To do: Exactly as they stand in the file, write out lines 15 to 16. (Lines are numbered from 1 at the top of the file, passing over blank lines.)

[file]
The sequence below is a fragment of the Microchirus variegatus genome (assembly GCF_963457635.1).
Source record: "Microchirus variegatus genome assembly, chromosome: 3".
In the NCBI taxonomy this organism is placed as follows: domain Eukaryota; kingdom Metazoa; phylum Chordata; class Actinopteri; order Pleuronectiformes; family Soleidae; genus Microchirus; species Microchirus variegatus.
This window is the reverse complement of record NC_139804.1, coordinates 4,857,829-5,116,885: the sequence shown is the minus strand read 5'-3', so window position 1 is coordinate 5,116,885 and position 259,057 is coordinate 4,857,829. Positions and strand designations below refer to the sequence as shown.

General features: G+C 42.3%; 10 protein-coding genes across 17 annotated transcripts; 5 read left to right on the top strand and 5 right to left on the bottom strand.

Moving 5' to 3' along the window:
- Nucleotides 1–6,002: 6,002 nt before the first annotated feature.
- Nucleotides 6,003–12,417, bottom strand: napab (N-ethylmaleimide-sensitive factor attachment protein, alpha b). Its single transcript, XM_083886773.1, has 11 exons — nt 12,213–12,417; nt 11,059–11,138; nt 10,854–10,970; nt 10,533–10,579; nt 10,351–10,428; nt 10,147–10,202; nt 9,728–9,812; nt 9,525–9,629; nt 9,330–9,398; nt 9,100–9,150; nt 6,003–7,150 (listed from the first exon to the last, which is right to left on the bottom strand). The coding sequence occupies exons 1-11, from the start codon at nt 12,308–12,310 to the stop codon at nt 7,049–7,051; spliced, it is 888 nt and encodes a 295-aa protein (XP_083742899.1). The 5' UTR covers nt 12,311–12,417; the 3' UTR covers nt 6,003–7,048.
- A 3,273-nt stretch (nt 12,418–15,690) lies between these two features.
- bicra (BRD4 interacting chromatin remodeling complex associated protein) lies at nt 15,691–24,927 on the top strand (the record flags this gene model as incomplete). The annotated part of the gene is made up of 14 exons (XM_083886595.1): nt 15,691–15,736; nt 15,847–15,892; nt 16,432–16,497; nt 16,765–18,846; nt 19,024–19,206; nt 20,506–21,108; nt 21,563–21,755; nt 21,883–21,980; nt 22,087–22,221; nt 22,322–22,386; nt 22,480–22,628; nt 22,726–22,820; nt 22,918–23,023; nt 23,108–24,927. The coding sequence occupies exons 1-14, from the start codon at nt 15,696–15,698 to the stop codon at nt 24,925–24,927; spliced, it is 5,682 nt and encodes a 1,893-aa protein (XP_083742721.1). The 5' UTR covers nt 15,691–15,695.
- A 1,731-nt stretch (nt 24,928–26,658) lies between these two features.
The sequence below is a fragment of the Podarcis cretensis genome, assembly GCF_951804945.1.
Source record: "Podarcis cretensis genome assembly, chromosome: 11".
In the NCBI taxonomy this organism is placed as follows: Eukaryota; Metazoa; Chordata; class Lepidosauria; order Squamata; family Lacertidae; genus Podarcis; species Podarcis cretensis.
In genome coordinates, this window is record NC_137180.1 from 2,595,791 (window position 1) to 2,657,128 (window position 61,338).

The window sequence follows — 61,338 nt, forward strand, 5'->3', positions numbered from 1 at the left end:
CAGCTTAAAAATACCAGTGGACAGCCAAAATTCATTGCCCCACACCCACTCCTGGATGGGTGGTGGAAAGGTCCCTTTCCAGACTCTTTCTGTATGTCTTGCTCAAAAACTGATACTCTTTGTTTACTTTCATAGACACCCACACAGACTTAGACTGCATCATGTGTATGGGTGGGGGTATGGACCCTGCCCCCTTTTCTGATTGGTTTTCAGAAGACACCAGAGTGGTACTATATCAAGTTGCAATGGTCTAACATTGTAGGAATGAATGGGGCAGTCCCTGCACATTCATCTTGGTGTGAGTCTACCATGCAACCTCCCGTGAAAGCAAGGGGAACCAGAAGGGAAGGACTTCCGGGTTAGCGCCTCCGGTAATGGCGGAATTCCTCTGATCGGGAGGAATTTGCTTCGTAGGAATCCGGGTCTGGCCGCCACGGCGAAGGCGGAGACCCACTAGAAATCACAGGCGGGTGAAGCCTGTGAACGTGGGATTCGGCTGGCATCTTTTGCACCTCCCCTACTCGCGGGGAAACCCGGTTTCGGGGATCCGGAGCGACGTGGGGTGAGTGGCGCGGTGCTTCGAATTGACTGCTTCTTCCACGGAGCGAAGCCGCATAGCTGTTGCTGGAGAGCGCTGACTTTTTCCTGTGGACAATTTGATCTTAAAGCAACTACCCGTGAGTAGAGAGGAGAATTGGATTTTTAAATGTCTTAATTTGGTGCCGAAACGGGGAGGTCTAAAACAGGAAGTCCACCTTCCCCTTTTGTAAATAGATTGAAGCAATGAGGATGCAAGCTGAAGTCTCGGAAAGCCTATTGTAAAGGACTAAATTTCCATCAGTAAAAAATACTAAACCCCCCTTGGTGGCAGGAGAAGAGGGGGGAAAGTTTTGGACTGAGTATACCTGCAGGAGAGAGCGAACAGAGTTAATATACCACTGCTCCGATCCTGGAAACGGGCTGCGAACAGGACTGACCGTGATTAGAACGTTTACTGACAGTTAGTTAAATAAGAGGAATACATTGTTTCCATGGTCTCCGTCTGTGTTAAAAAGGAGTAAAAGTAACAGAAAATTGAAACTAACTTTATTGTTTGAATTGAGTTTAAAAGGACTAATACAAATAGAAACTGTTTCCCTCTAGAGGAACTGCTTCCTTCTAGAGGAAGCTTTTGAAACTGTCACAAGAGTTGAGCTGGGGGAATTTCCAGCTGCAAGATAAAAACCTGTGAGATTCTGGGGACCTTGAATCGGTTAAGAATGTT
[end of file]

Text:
In genome coordinates, this window is record NC_137180.1 from 2,595,791 (window position 1) to 2,657,128 (window position 61,338).

The window sequence follows — 61,338 nt, forward strand, 5'->3', positions numbered from 1 at the left end: